Celebrating the reality of our industry
It’s official: the awards season is finally over, marked by the fact that the Oscars have come and gone, and the Logies are yet to.
With all the big ceremonies behind us for another year, Australian Academy of Cinema and Television Arts members can stop pretending they watched Hail, and the US Academy can stop pretending they sat through Amour. The world can return to its natural order.
Well, most of it can.
Say what you like about the Oscars, but it achieved one key thing that the AACTAs did not: in the days following the ceremony, the US Academy managed to avoid firing a large swathe of its own employees.
With apologies to the mouse in the wheel that’s now powering Australia’s Least Unprestigious Awards Ceremony (Less Than Three Years Old)™, Hollywood definitely had a few things over us the other night: Quentin Tarantino accepting his award in more than just a t-shirt; Sacha Baron Cohen drowning out Russell Crowe the moment he opened his mouth and genuine uncertainty over who might actually win.
Of course, the Oscars – rebranded from the Academy Awards in one last, unconvincing grab at relevancy – was hardly devoid of controversy.
In a stunning irony that would seem ham-fisted in a Hollywood film, Life of Pi accepted the award for Best Visual Effects as Rhythm and Hues – the company responsible for much of Life of Pi’s effects – filed for bankruptcy. It was a cognitive dissonance the studios were unable to visualise because all of their CGI artists are now out of work.
There’s little correlation between the duelling controversies that now dog the trans-Pacific Academies. It would be simple to dismiss them both as victims of the ongoing global financial crisis, but that would be giving them too much credit.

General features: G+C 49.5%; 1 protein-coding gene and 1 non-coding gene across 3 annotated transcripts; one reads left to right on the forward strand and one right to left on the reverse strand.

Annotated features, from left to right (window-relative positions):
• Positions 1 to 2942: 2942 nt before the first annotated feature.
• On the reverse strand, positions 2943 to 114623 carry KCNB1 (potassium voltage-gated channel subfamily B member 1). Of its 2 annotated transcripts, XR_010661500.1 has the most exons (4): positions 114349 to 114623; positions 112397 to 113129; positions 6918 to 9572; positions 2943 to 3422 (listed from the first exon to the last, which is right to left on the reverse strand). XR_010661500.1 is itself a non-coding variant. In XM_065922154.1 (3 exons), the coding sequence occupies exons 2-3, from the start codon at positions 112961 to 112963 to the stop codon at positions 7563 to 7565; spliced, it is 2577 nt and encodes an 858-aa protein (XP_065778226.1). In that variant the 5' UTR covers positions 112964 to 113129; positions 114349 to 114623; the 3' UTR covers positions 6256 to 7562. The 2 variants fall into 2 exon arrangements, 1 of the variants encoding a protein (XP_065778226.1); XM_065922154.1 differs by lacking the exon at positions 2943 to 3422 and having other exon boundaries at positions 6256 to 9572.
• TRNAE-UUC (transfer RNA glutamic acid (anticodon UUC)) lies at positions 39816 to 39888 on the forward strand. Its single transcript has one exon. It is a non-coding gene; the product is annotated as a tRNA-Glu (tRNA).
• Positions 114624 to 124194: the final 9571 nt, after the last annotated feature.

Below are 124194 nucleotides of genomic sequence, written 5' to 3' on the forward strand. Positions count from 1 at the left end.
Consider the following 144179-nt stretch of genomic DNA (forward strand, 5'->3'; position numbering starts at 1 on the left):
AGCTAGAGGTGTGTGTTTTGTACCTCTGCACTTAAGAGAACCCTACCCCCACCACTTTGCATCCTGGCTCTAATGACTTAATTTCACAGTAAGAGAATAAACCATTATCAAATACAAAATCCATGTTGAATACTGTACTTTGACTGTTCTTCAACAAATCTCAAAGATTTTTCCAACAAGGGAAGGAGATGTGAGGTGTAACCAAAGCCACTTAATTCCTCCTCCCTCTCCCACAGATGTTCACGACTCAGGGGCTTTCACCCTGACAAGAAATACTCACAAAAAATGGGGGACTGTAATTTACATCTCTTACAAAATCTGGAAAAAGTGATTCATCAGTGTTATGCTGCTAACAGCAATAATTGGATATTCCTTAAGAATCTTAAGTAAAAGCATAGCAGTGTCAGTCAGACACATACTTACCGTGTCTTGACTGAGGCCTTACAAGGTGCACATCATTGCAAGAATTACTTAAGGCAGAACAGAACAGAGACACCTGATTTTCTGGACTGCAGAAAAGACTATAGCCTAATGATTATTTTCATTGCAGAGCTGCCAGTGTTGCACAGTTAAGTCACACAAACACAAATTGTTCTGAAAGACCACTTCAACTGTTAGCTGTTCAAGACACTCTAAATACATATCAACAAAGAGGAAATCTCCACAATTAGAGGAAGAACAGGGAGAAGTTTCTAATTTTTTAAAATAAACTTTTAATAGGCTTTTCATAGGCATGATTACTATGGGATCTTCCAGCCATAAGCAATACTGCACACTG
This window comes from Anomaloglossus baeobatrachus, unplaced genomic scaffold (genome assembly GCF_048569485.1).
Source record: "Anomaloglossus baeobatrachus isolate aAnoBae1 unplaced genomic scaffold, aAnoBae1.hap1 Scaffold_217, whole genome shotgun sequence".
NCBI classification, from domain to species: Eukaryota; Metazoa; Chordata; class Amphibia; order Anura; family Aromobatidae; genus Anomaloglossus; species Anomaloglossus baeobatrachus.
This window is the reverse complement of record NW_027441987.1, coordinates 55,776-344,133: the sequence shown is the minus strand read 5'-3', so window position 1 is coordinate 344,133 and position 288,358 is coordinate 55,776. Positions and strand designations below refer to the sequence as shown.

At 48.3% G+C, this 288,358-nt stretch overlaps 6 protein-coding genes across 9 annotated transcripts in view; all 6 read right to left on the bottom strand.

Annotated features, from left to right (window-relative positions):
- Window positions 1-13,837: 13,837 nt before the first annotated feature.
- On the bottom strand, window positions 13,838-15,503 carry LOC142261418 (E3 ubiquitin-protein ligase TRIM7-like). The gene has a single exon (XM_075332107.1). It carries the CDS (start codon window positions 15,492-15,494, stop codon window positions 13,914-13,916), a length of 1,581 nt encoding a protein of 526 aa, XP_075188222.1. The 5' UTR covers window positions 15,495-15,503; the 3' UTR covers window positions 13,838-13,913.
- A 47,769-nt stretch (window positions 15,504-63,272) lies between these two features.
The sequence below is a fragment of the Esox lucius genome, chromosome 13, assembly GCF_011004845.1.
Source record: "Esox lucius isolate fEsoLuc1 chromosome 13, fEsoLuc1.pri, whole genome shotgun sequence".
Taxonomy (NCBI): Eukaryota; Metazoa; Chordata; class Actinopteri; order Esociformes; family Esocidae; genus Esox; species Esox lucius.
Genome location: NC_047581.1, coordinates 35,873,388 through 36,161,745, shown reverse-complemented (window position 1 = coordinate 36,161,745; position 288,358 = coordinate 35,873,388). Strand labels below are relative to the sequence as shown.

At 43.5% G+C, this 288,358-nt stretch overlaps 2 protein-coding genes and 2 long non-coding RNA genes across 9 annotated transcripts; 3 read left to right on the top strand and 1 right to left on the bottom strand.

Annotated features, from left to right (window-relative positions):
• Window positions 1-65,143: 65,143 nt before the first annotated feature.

The Australian Academy has been circling the drain for some time. Last week’s staff cutbacks were not its first. As it dispenses with the archival duties it undertook when it was the AFI, it has taken to sycophantically handing out awards in LA to US filmmakers and stars who seem rightly bemused by the whole process. It is, by any measure, a complete waste of money.
Hollywood’s latest disaster is the complete opposite. The big studios are very much concerned with securing their bottom line, which is why they’re now shipping its visual effects off to third world countries.
The attempts by both ceremonies to celebrate film culture and its workers as they join the dole queue are, of course, blisteringly hypocritical. And thus, we can identify the key to being taken seriously on the world stage.
With The Logies only days away – 38 days, to be exact – it’s time for them to step up. Forget about locating a US celebrity hoping to turn their Australian holiday into a tax write-off to bewilderingly read jokes about Matt Preston’s cravat off an autocue. No, if you really want people to take notice, wait until the next morning and then fire everyone at TV Week.
On the day you manage to juxtapose a glitzy awards ceremony with an event that indicates the death of the very industry that’s being celebrated, you’ll have finally made it, kid.
Lee Zachariah is a writer and critic best known for ABC comedy program The Bazura Project and the film podcast Hell Is For Hyphenates. Find him on Twitter @leezachariah.
This story first appeared in the weekly edition of Encore available for iPad and Android tablets. Visit encore.com.au for a preview of the app or click below to download.